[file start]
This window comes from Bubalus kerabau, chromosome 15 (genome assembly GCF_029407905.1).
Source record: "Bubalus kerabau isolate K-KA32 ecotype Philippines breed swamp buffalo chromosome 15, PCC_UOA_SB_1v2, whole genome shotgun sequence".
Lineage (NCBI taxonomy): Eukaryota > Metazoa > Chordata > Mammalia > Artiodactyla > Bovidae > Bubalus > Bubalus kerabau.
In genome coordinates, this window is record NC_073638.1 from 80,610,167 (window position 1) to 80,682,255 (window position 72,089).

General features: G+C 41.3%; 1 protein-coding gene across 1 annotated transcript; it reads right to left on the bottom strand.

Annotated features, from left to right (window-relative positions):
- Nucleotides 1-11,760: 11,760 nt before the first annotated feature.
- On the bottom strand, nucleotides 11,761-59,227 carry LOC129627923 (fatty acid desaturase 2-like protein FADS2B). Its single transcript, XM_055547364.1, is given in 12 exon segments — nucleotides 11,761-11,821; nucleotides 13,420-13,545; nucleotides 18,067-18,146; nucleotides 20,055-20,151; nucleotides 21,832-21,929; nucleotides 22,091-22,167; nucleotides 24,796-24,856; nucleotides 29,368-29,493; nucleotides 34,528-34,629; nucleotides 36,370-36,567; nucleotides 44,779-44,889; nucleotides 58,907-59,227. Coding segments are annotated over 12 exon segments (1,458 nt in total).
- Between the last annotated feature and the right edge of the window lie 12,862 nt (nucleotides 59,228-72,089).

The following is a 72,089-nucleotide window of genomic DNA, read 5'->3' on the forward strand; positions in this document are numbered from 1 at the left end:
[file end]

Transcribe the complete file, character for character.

This window comes from Bubalus kerabau, chromosome 15 (genome assembly GCF_029407905.1).
Source record: "Bubalus kerabau isolate K-KA32 ecotype Philippines breed swamp buffalo chromosome 15, PCC_UOA_SB_1v2, whole genome shotgun sequence".
Lineage (NCBI taxonomy): Eukaryota > Metazoa > Chordata > Mammalia > Artiodactyla > Bovidae > Bubalus > Bubalus kerabau.
In genome coordinates, this window is record NC_073638.1 from 80,610,167 (window position 1) to 80,682,255 (window position 72,089).

General features: G+C 41.3%; 1 protein-coding gene across 1 annotated transcript; it reads right to left on the bottom strand.

Annotated features, from left to right (window-relative positions):
- Nucleotides 1-11,760: 11,760 nt before the first annotated feature.
- On the bottom strand, nucleotides 11,761-59,227 carry LOC129627923 (fatty acid desaturase 2-like protein FADS2B). Its single transcript, XM_055547364.1, is given in 12 exon segments — nucleotides 11,761-11,821; nucleotides 13,420-13,545; nucleotides 18,067-18,146; nucleotides 20,055-20,151; nucleotides 21,832-21,929; nucleotides 22,091-22,167; nucleotides 24,796-24,856; nucleotides 29,368-29,493; nucleotides 34,528-34,629; nucleotides 36,370-36,567; nucleotides 44,779-44,889; nucleotides 58,907-59,227. Coding segments are annotated over 12 exon segments (1,458 nt in total).
- Between the last annotated feature and the right edge of the window lie 12,862 nt (nucleotides 59,228-72,089).

The following is a 72,089-nucleotide window of genomic DNA, read 5'->3' on the forward strand; positions in this document are numbered from 1 at the left end: